This study explores organizational and market characteristics associated with superior hospital performance in both quality and cost of care, using the Healthcare Cost and Utilization Project State Inpatient Databases for ten states in 1997 and 2001. After controlling for a variety of patient factors, we found that for-profit ownership, hospital competition, and the number of HMOs were positively associated with the likelihood of attaining high-quality/low-cost performance. Furthermore, we examined interactions between organizational and market characteristics and identified a number of significant interactions. For example, the positive likelihood associated with for-profit hospitals diminished in markets with high HMO penetration.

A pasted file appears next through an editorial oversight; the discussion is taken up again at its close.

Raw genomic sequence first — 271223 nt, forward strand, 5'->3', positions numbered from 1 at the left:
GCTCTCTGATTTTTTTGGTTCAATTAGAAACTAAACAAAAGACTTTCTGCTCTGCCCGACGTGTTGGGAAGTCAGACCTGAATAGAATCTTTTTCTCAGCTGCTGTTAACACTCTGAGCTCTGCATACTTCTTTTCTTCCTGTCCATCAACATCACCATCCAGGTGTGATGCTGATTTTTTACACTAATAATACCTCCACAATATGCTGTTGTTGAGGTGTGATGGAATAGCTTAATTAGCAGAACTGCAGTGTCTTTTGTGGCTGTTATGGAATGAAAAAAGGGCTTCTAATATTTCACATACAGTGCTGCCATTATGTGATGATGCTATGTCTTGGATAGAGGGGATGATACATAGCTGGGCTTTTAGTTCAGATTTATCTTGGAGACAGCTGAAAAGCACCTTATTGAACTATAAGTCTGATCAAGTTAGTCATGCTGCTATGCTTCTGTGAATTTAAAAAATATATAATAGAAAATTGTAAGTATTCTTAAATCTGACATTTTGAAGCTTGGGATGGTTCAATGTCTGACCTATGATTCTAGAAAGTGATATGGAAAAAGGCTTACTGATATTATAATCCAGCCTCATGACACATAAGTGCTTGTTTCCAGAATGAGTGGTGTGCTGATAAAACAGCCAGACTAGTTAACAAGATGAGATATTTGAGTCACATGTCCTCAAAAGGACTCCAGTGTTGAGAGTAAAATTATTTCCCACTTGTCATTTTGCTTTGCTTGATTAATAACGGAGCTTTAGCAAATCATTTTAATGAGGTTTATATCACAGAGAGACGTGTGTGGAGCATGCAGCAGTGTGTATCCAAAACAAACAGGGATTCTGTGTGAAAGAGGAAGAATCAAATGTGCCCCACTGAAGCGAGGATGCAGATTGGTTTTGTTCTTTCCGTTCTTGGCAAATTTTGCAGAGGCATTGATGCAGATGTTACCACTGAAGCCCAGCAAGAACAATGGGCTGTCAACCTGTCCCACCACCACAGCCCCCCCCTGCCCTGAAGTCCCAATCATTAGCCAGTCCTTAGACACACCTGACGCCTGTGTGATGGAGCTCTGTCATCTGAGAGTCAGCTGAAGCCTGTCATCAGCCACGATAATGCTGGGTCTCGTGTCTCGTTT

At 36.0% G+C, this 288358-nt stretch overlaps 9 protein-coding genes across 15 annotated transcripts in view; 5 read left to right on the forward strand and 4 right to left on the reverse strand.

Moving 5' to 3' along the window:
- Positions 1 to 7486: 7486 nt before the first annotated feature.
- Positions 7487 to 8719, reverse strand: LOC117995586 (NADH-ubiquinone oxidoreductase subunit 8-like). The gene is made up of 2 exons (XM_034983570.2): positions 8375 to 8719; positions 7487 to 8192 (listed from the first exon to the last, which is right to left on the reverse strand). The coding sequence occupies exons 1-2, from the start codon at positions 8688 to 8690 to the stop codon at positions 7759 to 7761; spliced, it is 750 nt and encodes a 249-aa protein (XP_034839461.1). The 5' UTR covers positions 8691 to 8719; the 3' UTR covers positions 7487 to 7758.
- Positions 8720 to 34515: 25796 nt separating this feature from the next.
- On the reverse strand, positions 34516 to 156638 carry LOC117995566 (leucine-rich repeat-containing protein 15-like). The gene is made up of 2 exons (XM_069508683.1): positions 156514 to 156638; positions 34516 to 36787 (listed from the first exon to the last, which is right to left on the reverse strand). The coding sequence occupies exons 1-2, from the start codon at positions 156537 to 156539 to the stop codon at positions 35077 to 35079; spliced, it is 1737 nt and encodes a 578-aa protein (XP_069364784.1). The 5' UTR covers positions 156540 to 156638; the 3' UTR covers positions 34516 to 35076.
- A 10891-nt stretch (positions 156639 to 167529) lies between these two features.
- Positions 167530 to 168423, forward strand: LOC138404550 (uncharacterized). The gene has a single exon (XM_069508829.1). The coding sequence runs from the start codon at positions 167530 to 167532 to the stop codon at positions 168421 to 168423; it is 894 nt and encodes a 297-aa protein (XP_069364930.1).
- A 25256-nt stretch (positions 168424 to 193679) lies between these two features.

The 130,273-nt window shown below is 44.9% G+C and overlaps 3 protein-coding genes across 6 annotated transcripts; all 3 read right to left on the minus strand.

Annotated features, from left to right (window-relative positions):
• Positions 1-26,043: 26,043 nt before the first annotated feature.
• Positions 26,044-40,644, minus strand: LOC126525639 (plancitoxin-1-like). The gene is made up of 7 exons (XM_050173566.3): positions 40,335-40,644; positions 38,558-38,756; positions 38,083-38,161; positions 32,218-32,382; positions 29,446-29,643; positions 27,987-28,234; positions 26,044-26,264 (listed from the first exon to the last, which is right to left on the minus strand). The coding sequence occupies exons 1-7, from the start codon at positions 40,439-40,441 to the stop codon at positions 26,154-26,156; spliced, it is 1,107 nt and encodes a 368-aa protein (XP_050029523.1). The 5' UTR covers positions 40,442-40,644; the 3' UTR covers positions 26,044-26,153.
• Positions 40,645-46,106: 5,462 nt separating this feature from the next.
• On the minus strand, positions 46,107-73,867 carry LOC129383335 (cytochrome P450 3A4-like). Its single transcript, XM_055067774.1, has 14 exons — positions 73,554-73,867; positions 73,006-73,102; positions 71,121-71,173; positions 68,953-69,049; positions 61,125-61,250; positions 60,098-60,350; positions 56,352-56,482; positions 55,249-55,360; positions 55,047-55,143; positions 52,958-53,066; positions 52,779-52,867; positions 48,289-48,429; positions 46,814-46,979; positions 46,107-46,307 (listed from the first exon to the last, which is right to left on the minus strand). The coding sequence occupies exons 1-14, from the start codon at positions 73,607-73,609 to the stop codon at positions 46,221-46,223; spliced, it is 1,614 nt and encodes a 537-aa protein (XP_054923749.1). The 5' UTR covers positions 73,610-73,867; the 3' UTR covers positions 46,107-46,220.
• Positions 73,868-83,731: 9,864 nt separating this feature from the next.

|Original language||English (US)|
|Number of pages||14|
|Journal||Journal of Health Care Finance|
|State||Published - Dec 1 2006|
- Hospital competition
- Managed care